Scottish Daily Mail

Dancing naked, sleazy boss sacked by fashion brand

- By David Wilkes

PICTURED dancing naked around his office, this is the boss of fashion brand American Apparel who was sacked over alleged misconduct. Dov Charney founded the firm in 1989 but has been accused of sexual harassment by at least eight of his staff – and was kicked out of the internatio­nally successful company this week.

The video of the businessma­n gyrating in the nude in front of two women emerged 24 hours after he was fired.

Charney, who earned himself the nickname ‘ pants optional’ after parading around his US factory in only his underwear, was unanimousl­y voted off the board as chief executive, chairman and president after a four-month investigat­ion into actions considered detrimenta­l to the company.

The short clip of the 45-year- old Canadian businessma­n shows him dancing naked to upbeat music while talking on his mobile phone.

‘ I’m dancing right now for Daisy,’ he informs someone on the other end of the line. One of the women off-camera is heard telling him to shake his ‘booty’, and he then scuttles away with his hands covering his modesty.

It was not clear last night when the video was taken or whether its discovery had contribute­d to him being fired.

But a former model for American Apparel has confirmed that the man in the video is ‘100 per cent’ Charney. Another former staff member at the fashion retailer claimed the women in the footage both worked for American Apparel.

Born in Montreal, Charney started American Apparel while

‘Paraded in only his underwear’

he was still a student. It now has 10,000 employees and 249 stores in 20 countries, including the US and the UK.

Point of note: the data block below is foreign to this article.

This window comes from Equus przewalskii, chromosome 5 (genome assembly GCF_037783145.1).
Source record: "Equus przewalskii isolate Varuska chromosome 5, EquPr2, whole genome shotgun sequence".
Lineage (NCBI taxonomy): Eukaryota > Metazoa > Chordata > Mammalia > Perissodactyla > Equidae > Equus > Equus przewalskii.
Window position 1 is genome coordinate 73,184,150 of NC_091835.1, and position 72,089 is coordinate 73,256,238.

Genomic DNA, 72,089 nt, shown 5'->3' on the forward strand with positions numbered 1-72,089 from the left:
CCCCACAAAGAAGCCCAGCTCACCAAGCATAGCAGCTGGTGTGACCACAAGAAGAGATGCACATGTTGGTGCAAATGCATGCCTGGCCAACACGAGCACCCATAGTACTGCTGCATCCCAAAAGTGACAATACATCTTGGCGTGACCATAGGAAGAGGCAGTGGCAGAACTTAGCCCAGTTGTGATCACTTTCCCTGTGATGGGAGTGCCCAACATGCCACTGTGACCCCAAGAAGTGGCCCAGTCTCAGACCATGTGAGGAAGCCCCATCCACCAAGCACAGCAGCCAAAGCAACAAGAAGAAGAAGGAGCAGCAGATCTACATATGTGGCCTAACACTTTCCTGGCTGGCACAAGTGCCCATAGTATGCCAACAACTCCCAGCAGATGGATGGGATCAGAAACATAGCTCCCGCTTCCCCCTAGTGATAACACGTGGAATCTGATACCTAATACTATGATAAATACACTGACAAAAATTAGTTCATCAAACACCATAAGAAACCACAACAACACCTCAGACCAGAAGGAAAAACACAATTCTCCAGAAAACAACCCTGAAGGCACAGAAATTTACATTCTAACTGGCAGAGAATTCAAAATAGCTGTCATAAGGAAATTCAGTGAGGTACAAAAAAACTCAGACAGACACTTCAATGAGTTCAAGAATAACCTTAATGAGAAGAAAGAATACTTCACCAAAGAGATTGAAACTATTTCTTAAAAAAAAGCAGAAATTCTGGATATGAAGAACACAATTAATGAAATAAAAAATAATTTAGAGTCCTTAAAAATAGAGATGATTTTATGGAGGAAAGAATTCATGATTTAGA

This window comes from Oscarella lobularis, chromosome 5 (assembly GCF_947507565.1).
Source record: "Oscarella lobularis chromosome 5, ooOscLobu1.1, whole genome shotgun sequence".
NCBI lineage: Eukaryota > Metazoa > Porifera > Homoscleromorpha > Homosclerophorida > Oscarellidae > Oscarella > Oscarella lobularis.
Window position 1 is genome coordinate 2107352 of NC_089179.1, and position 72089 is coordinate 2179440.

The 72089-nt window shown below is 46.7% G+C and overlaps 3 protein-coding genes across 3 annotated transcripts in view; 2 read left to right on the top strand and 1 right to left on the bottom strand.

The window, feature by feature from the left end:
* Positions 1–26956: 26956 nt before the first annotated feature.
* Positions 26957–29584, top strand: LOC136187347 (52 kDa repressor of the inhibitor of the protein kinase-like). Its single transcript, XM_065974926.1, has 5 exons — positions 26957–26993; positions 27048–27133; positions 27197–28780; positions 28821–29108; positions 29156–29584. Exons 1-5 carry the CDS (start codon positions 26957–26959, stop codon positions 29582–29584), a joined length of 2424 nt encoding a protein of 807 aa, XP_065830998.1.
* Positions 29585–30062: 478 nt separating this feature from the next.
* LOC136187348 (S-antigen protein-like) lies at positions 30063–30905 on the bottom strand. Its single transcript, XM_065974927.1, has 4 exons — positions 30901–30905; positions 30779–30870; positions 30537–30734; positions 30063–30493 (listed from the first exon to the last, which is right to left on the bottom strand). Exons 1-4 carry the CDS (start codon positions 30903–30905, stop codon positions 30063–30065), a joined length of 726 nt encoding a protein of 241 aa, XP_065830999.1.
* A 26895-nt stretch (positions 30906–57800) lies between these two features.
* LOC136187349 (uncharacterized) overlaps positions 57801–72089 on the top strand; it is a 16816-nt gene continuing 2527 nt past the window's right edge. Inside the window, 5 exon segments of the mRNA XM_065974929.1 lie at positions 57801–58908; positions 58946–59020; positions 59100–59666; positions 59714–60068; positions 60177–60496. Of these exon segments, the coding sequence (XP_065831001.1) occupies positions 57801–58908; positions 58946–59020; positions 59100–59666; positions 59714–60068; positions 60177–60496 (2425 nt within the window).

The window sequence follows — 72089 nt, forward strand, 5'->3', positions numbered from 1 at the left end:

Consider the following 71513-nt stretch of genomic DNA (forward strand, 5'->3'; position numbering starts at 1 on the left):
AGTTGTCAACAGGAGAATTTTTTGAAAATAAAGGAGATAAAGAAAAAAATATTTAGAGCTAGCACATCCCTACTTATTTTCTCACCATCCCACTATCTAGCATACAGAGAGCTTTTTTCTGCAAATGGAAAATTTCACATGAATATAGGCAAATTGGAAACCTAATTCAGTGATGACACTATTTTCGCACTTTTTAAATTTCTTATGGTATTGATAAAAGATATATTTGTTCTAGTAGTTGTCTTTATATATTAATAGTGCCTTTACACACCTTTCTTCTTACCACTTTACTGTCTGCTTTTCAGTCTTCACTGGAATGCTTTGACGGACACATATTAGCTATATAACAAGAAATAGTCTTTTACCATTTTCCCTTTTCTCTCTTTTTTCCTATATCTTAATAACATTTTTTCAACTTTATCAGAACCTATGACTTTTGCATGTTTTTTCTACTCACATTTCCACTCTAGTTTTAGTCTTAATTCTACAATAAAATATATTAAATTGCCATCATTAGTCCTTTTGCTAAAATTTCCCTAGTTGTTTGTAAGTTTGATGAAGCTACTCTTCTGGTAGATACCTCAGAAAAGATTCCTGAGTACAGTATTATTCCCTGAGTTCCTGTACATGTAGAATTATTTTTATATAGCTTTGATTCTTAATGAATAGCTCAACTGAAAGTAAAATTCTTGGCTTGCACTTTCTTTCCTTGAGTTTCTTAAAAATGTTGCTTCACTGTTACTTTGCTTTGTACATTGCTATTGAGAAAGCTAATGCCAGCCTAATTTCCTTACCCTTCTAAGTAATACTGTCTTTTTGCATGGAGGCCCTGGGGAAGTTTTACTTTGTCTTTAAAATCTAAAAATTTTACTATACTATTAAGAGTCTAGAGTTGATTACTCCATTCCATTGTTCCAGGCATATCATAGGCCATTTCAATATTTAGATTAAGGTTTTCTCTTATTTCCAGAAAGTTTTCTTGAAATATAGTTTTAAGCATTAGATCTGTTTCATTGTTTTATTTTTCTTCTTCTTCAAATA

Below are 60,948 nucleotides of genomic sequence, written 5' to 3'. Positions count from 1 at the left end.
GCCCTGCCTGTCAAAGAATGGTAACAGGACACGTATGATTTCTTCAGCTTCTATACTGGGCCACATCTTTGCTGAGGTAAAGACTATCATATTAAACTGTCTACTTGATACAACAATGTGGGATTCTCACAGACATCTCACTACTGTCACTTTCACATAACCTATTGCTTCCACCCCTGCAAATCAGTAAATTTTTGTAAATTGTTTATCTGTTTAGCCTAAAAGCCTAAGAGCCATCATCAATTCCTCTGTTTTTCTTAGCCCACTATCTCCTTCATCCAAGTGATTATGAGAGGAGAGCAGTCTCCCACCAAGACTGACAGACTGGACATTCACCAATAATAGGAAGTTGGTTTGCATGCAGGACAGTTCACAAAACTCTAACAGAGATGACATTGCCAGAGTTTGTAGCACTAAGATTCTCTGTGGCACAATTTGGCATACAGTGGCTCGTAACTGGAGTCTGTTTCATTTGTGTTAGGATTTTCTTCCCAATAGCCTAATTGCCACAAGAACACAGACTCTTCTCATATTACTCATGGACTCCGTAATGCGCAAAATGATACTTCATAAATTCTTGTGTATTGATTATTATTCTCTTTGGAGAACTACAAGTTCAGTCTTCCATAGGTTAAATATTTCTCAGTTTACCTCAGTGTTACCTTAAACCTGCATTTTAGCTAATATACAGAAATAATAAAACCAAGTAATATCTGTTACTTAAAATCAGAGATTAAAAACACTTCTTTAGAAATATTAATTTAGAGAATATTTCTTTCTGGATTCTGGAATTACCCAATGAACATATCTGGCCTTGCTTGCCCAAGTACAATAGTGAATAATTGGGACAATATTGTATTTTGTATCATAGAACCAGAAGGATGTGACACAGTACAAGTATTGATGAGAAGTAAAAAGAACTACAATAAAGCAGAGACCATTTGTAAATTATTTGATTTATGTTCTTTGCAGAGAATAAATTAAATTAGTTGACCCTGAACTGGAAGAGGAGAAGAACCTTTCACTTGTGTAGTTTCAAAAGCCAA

While many American clothing companies scoured the globe for cheap labour, American Apparel claimed that it was ‘sweatshopf­ree’ and boasted that its workers earned higher than average salaries.

But the brand has faced criticism for using overtly sexual i mages in s o me of its advertisem­ents. And Charney, who once described himself as ‘a bit of a dirty guy’, has faced repeated accusation­s of sexual misconduct from female employees.

In one, former saleswoman Irene Morales claimed she was held as a sex slave for eight months just after she turned 18, when she was forced to perform s e xual acts in Charney’s Manhattan apartment.

In a separate claim, Miss Morales and several other woman said they were forced to pose nude in a series of pictures which later surfaced on the internet.

All the cases have been either dismissed or settled, but the company announced Charney’s departure on Wednesday.

Chairman Allan Mayer, who has been on the board since the company went public in 2007, said: ‘We take no joy in this, but the board felt it was the right thing to do.

‘Dov Charney created American Apparel, but the company has grown much larger than any one individual and we are confident that its greatest days are still ahead.’

Charney will be fired once a 30day grace period expires. He is still the f ashion company’s largest shareholde­r, with an ownership stake of about 27 per cent.

Reports quoted an unnamed source saying that he planned to ‘fight like hell’ to keep control of the firm.

If Charney had resigned before 2014, he would have been entitled to salary and bonuses worth around £3.5million.

But because his position was terminated ‘for cause’ – legal jargon meaning he allegedly did something wrong – Charney is not entitled to compensati­on.

American Apparel’s share price rose by more than 20 per cent after the announceme­nt. But at 40p a share, the firm’s value has dropped dramatical­ly since 2008, when it could command more than £8 a share.

 ??  ?? Fired: Dov Charney, left, and dancing nude at work, above
Fired: Dov Charney, left, and dancing nude at work, above

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